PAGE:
Tuesday, February 17, 2015

Student Lawyer magazine highlights "adventure" of rural practice

Student Lawyer magazine this week ran a story headlined, "Adventurers Sought in Rural America."  The story's lede highlights rural-urban difference:
You may seek work at a firm in a large city where you’re paid handsomely, specialize in one type of law, and there’s a Starbucks on every corner where you can grab a cup of joe on your way into the office.

Or, you may choose to go down an entirely different path and look for work in a much smaller—perhaps a rural—setting, where you may run into clients at the local market, work on more types of cases, and receive a paycheck that’s considerably lower than what you’d receive at a big-bucks firm. 
Perhaps most pressing, there’s a dire need for legal representation and not enough lawyers to serve the unique demands of rural communities. During a time when jobs are few and far between, rural communities offer an untapped market with plenty of perks and a chance to fill a void and make a serious impact in the lives of residents.
The story, by free-lancer Karen Schwartz, covers efforts to increase access to legal representation in rural parts of California, Iowa and Maine.  Among the tactics those states are using are programs whereby rural attorneys mentor law students during summer stints, mentoring that sometimes turns into succession planning.   One lawyer who had done a summer internship with Phil Garland in Garner, Iowa, offered these observations on rural practice:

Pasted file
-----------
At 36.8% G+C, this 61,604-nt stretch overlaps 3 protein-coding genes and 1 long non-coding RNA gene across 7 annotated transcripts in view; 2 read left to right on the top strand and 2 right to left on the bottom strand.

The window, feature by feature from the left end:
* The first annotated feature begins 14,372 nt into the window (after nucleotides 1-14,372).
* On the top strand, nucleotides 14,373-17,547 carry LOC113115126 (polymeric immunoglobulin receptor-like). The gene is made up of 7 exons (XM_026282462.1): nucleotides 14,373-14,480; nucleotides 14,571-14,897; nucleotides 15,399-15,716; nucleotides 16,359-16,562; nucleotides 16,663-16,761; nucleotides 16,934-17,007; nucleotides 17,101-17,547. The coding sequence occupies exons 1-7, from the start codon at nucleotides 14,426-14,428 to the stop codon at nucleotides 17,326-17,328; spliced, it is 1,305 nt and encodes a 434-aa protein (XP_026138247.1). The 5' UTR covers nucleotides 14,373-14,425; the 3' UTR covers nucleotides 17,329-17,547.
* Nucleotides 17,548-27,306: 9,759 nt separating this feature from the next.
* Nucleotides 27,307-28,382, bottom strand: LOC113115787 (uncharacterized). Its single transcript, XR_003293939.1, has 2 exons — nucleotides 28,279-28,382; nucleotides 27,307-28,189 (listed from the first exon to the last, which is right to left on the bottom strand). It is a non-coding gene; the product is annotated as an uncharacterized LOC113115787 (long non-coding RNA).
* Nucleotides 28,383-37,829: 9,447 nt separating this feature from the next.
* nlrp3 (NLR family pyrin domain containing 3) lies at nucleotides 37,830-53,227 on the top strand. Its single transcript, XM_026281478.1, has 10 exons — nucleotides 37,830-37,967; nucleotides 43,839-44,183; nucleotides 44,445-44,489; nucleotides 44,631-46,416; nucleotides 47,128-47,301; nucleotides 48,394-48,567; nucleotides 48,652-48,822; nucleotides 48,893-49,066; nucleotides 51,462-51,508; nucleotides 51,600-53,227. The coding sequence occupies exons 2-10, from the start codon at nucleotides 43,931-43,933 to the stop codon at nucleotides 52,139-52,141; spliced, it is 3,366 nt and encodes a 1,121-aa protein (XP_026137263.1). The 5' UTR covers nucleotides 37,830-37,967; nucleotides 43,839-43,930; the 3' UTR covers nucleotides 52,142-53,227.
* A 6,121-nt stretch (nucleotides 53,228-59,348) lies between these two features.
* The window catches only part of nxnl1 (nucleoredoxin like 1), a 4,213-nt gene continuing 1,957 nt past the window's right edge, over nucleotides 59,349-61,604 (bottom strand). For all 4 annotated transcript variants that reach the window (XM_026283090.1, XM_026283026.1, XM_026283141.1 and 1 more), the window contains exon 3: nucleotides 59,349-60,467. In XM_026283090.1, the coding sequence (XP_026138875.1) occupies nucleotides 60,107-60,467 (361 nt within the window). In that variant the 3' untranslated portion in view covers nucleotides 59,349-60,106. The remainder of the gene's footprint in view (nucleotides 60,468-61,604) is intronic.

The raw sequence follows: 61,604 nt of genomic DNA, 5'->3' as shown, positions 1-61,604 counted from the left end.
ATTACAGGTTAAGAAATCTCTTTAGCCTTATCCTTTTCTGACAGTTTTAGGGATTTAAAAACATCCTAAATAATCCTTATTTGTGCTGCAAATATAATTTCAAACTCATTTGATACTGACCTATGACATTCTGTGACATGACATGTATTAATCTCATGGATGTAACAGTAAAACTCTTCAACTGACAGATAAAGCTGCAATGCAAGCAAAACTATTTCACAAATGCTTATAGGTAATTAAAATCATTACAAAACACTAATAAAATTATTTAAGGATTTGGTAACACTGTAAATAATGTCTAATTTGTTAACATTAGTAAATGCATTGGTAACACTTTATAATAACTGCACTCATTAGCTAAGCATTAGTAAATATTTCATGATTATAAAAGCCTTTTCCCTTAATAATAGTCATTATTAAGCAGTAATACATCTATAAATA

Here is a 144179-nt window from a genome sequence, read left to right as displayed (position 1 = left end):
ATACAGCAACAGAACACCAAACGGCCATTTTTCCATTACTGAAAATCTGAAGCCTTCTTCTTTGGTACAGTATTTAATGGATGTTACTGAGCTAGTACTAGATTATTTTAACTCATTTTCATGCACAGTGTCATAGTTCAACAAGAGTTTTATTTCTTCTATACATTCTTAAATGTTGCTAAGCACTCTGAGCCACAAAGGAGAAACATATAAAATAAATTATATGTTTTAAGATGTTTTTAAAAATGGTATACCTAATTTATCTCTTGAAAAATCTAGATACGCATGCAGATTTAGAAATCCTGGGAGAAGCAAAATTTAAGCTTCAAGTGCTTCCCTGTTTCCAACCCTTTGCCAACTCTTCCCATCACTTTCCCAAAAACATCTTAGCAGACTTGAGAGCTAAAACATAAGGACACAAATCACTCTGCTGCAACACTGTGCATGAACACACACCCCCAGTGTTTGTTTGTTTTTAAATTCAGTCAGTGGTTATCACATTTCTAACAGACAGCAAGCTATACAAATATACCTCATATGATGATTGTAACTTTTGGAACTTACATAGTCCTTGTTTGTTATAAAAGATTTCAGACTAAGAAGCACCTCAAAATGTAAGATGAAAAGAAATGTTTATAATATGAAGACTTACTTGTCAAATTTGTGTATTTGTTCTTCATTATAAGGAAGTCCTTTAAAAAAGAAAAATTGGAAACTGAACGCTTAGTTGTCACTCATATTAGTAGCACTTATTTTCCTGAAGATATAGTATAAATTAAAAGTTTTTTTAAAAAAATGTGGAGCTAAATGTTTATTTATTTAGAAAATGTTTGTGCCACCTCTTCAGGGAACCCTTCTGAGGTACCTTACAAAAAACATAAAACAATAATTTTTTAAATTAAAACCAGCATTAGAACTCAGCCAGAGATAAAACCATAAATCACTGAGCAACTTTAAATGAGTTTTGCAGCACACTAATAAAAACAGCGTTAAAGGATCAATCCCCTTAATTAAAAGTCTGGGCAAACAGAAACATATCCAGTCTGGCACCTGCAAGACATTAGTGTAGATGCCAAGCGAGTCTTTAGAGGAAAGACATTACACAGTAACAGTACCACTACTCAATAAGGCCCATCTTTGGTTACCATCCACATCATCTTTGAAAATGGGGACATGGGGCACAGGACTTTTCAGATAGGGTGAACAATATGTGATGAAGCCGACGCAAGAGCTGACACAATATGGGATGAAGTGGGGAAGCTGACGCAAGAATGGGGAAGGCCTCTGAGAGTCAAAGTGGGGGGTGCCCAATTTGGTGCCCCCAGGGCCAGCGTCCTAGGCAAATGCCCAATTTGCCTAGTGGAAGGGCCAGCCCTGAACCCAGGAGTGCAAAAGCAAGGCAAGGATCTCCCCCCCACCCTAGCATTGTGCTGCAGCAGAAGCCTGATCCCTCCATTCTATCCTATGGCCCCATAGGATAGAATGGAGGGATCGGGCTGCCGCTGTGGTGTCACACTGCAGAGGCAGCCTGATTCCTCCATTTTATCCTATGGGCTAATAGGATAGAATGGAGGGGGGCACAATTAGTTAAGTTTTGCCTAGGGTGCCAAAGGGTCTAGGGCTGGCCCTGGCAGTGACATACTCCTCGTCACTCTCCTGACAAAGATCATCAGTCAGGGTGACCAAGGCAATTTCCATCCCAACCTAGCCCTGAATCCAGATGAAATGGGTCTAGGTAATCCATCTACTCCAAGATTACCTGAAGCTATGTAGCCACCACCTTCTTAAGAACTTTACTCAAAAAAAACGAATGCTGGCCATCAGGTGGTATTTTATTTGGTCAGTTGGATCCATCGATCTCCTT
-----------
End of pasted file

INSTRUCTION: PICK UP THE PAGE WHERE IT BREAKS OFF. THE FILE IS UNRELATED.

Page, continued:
One of the benefits of working in a small town in terms of clients is that you help that client with everything.  You might help that client with a will, and then they might come in if they want to purchase land or need assistance with an estate. It’s nice to build client relationships and it’s easier to do that in a smaller community.

William Robitzek, who practice in Lewiston, Maine, and is currently president of the New England Bar Association, commented on and refuted perceptions of rural places and rural practice:
There’s the misconception that you can’t have a successful practice in the rural areas of the state. Once students spend time in Portland—the largest metropolitan area in Maine with the only law school—they don’t want to leave, they get used to the lifestyle. They think all the clients are in Portland, but there’s a lot of legitimate activity taking place in the rest of the state as attorneys get older, and in some areas, we only have a few lawyers. And attorneys who stay in Portland right out of law school don’t necessarily get legal jobs.
The full story is here.

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